Article

BID, BIM, and PUMA are essential for activation of the BAX- and BAK-dependent cell death program.

Molecular Oncology, Department of Medicine, Washington University School of Medicine, St. Louis, MO 63110, USA.
Science (Impact Factor: 31.48). 12/2010; 330(6009):1390-3. DOI: 10.1126/science.1190217
Source: PubMed

ABSTRACT Although the proteins BAX and BAK are required for initiation of apoptosis at the mitochondria, how BAX and BAK are activated remains unsettled. We provide in vivo evidence demonstrating an essential role of the proteins BID, BIM, and PUMA in activating BAX and BAK. Bid, Bim, and Puma triple-knockout mice showed the same developmental defects that are associated with deficiency of Bax and Bak, including persistent interdigital webs and imperforate vaginas. Genetic deletion of Bid, Bim, and Puma prevented the homo-oligomerization of BAX and BAK, and thereby cytochrome c-mediated activation of caspases in response to diverse death signals in neurons and T lymphocytes, despite the presence of other BH3-only molecules. Thus, many forms of apoptosis require direct activation of BAX and BAK at the mitochondria by a member of the BID, BIM, or PUMA family of proteins.

Full-text

Available from: Osamu Takeuchi, Aug 12, 2014
0 Followers
 · 
115 Views
  • [Show abstract] [Hide abstract]
    ABSTRACT: PUMA (p53-upregulated modulator of apoptosis), a BH3-only member of the Bcl-2 protein family, is required for p53-dependent and p53-independent forms of apoptosis. PUMA has been invovled in the onset and progress of several diseases, including cancer, acquired immunodeficiency syndrome, and ischemic brain disease. Although many studies have shown that ischemia and reperfusion (I/R) can induce the apoptosis of astrocytes, the role of PUMA in I/R-mediated apoptosis of cerebral astrocyte apoptosis remains unclear. To mimic in vivo I/R conditions, primary mouse cerebral astrocytes were incubated in a combinational cultural condition of oxygen, glucose, and serum deprivation (OSGD) for 1h followed by reperfusion (OSGD/R). Cell death determination assays and cell viability assays indicated that OSGD and OSGD/R induce the apoptosis of primary cerebral astrocytes. The expression of PUMA was significantly elevated in primary cerebral astrocytes during OSGD/R. Moreover, targeted down-regulation of PUMA by siRNA transfection significantly decreased the OSGD/R-induced apoptosis of primary cerebral astrocytes. We also found that OSGD and OSGD/R triggered the release of cytochrome c in astrocytes, indicating the dependence on a mitochondrial apoptotic pathway. Reactive oxygen species (ROS) was extremely generated during OSGD and OSGD/R, and the elimination of ROS by treated with N-acetyl-L-cysteine (NAC) remarkably inhibited the expression of PUMA and the apoptosis of primary cerebral astrocytes. The activation of Caspase 3 and Caspase 9 was extremely elevated in primary cerebral astrocytes during OSGD. In addition, we found that knockdown of PUMA led to the depressed expression of Bax, cleaved caspase-9 and caspase-3 during OSGD/R. These results indicate that PUMA is invovled in the apoptosis of cerebral astrocytes upon I/R injury. Copyright © 2014 IBRO. Published by Elsevier Ltd. All rights reserved.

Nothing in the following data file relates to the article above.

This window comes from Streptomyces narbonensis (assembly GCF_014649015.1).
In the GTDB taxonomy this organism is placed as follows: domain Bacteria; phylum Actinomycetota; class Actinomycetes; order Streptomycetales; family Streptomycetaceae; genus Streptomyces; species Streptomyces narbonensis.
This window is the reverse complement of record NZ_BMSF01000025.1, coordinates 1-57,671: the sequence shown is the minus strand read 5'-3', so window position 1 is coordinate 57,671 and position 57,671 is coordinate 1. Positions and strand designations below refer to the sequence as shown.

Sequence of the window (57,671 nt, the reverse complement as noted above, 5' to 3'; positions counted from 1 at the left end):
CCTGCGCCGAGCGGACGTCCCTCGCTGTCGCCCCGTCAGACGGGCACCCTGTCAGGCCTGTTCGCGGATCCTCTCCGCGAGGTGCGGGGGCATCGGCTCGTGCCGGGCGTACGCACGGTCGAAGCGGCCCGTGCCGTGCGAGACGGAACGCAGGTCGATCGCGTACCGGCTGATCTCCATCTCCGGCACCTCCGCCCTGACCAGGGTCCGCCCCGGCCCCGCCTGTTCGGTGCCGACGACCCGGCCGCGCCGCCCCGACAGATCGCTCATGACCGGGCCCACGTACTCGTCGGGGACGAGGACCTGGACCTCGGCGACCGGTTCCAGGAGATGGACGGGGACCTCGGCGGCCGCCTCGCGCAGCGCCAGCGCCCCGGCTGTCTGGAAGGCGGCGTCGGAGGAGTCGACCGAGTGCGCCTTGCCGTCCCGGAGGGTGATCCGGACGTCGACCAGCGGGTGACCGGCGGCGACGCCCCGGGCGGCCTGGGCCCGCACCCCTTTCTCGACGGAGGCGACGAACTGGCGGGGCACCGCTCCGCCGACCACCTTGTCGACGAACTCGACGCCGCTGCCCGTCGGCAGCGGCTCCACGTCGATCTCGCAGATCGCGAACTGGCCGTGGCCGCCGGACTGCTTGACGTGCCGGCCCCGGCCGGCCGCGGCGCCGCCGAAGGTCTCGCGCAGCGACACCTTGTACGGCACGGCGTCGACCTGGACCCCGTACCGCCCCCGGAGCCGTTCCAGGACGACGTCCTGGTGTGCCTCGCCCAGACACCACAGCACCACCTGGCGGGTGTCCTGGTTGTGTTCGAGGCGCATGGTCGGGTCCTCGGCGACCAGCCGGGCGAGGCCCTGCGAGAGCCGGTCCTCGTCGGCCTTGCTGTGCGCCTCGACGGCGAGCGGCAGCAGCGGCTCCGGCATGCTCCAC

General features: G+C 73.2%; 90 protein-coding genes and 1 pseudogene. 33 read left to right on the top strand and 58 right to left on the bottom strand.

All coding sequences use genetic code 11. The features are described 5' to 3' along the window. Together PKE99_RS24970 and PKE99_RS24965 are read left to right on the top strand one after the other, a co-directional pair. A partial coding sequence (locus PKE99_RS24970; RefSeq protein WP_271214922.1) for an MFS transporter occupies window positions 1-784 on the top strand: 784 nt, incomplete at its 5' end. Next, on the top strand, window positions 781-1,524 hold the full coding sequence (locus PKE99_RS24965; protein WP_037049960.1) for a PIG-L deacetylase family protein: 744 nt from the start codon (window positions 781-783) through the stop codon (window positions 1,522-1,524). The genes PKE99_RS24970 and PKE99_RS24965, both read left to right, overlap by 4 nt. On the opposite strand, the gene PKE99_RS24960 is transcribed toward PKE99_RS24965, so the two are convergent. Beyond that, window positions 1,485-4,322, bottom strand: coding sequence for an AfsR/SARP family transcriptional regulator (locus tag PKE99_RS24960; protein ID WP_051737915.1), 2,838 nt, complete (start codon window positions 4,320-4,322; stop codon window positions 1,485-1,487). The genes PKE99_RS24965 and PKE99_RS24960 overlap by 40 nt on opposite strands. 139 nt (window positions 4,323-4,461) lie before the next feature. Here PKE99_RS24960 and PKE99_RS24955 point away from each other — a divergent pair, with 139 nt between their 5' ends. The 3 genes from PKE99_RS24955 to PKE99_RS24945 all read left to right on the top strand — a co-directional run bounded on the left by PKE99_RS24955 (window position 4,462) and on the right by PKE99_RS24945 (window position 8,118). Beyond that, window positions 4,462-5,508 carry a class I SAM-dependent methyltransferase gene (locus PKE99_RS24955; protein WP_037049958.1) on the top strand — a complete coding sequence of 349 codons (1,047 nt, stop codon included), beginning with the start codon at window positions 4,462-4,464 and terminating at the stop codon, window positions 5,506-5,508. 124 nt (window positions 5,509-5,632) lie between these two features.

Neuroscience 11/2014; 284C:824-832. DOI:10.1016/j.neuroscience.2014.10.059 · 3.33 Impact Factor
  • [Show abstract] [Hide abstract]
    ABSTRACT: -The number of CD4(+)CD28(null) (CD28(null)) T cells, a unique subset of T lymphocytes with proinflammatory and cell-lytic phenotype, increases markedly in patients with acute coronary syndrome (ACS). ACS patients harbouring high numbers of CD28(null) T cells have increased risk of recurrent severe acute coronary events and unfavourable prognosis. The mechanisms that govern the increase in CD28(null) T cells in ACS remain elusive. We investigated whether apoptosis pathways regulating T cell homeostasis are perturbed in CD28(null) T cells in ACS. -We found that CD28(null) T cells in ACS were resistant to apoptosis induction via Fas-ligation or ceramide. This was due to a dramatic reduction in pro-apoptotic molecules Bim, Bax and Fas in CD28(null) T cells, whilst anti-apoptotic molecules Bcl-2 and Bcl-xL were similar in CD28(null) and CD28(+) T cells. We also show that Bim is phosphorylated in CD28(null) T cells and degraded by the proteasome. Moreover, we demonstrate for the first time that proteasomal inhibition restores the apoptosis sensitivity of CD28(null) T cells in ACS. -We show that CD28(null) T cells in ACS harbour marked defects in molecules that regulate T cell apoptosis, which tips the balance in favour of anti-apoptotic signals and endows these cells with resistance to apoptosis. We demonstrate that inhibition of proteasomal activity allows CD28(null) T cells to regain sensitivity to apoptosis. A better understanding of the molecular switches that control apoptosis sensitivity of CD28(null) T cells may reveal novel strategies for targeted elimination of these T cells in ACS patients.
    Circulation 12/2014; DOI:10.1161/CIRCULATIONAHA.114.013710 · 14.95 Impact Factor
  • 06/2013; 2(3):238-43. DOI:10.3978/j.issn.2218-6751.2013.01.03